On the Move: Advances in Studying Human Mobility
Session organised by Dr Konstantinos Trimmis, Dr Christianne Fernee, and Dr Ivan Drnic (Archaeological Museum, Zagreb)
European Association of Archaeologist, Kiel. Session 505
Mobility and movement are central to human evolution. Human history has been marked by mobility and migration events, from early humans to the modern migration crisis. The nature of this mobility ranges from micromobilities, mobilities of everyday life, to seasonal mobilities, such as in transhumance, and occasional large-scale movements. The broad social, economic, and political underpinnings of mobility are diverse and not always known. However, human mobility has always had a great influence on the spreading of cultural, social, and technological ideas. Consequently, within archaeology this has typically been studied using artefactual evidence and material culture.
Bones and teeth present a multifaceted array of data from which mobility can be reconstructed. The dynamic nature of bone means that it provides a record of life conditions, health and lifestyle. This can be studied on a range of different scales, from the individual, to the community and regional levels. Human remains, therefore, provide a great tool to understand human experience in the past and the impact of transitions such as mobility.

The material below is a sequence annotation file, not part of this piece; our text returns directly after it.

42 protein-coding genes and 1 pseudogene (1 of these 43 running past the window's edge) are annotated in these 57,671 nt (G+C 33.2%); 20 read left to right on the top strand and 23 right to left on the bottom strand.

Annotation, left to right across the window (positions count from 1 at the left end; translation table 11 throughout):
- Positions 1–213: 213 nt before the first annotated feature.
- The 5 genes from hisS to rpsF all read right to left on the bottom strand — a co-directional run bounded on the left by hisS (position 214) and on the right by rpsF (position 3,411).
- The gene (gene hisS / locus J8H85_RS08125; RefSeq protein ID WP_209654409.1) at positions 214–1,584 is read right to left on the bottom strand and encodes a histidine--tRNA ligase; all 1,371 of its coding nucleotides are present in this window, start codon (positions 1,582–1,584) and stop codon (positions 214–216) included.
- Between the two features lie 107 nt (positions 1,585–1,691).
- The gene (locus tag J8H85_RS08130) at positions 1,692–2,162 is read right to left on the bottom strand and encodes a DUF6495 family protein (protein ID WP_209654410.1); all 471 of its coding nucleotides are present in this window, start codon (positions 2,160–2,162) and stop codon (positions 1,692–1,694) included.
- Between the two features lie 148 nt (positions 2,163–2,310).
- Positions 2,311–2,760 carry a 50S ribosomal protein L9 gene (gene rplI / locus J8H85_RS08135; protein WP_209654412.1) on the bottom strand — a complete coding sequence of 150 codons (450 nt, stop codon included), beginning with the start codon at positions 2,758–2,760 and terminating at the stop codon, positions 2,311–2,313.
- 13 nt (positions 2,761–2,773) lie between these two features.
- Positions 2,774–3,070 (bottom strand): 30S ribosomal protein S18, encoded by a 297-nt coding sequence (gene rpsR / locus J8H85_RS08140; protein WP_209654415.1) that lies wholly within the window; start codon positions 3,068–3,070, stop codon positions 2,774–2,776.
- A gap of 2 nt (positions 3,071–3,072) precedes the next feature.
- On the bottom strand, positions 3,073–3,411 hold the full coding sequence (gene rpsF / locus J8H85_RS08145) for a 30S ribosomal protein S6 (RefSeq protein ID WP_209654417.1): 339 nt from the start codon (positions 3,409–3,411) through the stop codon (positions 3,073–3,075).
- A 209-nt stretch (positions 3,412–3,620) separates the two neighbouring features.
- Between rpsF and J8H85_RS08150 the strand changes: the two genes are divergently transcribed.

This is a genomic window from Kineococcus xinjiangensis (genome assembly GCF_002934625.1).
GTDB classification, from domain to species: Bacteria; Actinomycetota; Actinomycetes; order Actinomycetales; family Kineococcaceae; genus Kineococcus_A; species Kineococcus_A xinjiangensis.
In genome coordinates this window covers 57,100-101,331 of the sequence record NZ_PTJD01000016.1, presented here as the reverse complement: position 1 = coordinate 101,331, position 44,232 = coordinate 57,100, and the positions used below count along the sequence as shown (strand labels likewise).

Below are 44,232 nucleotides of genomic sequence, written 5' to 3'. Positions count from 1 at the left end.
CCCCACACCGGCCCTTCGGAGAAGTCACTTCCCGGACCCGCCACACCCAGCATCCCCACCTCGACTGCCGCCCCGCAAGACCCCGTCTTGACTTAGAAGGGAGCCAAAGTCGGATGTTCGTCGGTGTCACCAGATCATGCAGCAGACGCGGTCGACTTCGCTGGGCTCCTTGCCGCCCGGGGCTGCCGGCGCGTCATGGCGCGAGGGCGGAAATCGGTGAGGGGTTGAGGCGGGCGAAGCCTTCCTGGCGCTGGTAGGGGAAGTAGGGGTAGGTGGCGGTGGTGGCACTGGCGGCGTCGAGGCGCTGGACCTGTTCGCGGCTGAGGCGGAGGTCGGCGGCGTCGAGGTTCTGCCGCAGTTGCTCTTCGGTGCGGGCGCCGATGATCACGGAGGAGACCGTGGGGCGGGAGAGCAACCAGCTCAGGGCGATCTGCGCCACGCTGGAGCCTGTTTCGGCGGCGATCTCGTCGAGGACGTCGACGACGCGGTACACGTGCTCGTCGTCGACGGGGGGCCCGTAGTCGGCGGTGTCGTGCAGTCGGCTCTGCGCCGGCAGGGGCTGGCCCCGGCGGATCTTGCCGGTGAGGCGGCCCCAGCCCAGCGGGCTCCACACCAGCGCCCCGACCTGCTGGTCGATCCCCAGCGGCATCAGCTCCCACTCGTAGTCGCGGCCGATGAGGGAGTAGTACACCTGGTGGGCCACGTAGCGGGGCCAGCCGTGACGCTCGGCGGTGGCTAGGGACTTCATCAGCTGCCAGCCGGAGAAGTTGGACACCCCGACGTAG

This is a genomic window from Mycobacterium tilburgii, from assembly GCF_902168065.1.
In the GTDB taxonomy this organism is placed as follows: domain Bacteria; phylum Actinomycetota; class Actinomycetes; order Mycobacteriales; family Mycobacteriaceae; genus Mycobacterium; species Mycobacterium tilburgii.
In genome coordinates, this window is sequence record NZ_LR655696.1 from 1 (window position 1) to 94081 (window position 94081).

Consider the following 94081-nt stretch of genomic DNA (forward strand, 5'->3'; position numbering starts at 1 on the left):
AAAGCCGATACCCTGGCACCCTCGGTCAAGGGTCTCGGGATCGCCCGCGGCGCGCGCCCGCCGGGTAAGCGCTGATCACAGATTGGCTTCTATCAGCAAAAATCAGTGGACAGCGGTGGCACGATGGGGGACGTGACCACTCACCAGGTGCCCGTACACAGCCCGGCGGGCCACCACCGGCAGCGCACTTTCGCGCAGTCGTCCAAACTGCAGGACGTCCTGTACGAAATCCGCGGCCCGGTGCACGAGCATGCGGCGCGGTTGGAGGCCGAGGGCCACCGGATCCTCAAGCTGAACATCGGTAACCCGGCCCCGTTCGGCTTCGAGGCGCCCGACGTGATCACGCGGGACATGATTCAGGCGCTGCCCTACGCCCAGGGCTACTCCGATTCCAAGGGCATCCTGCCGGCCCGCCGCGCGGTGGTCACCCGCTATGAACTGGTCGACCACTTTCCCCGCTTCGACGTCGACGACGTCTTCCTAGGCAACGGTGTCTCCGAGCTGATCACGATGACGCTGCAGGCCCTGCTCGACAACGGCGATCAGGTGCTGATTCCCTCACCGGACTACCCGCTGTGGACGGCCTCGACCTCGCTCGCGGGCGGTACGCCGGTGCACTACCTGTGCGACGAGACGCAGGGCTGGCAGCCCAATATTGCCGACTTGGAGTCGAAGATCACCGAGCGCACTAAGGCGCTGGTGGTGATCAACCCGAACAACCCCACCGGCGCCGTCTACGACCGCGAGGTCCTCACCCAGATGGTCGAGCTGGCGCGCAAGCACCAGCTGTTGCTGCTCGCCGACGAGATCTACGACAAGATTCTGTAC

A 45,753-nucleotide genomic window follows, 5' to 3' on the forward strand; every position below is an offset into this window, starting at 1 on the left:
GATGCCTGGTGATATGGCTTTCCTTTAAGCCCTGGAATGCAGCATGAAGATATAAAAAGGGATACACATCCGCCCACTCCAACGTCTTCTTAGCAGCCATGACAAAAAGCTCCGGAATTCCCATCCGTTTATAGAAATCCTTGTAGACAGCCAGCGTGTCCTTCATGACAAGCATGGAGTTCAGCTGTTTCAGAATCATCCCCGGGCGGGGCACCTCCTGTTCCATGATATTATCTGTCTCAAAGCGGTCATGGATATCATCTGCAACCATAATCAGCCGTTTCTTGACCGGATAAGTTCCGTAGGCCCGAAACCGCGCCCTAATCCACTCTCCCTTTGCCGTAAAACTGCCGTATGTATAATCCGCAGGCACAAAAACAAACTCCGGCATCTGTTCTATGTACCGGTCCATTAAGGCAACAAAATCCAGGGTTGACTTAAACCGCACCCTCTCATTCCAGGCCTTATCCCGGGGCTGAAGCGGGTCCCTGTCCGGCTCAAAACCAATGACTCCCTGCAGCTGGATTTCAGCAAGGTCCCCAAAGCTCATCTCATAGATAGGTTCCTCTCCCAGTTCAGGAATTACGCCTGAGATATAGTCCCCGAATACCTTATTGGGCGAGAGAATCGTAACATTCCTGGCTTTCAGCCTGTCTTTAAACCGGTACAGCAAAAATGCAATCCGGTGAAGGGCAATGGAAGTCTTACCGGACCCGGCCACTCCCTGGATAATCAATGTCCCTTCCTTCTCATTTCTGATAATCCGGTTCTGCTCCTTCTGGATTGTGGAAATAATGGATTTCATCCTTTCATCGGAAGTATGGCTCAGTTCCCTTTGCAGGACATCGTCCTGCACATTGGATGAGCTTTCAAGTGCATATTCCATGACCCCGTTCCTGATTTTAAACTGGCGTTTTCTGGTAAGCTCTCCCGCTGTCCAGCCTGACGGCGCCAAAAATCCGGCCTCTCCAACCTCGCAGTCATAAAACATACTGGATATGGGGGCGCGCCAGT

Macroscopically, biomechanical analysis offers an insight into the interaction between the human body and the environment. Microscopically, mobility can be understood using biogeochemistry, in the form of stable isotopes, and biomolecules, such as ancient DNA.
This session aims to discuss methodological approaches to the stiudy of human mobility, particularly its interplay with the human body. We also welcome research that integrates bioarchaeological data with other methodological approaches, including but not limited to computational and climatic modelling.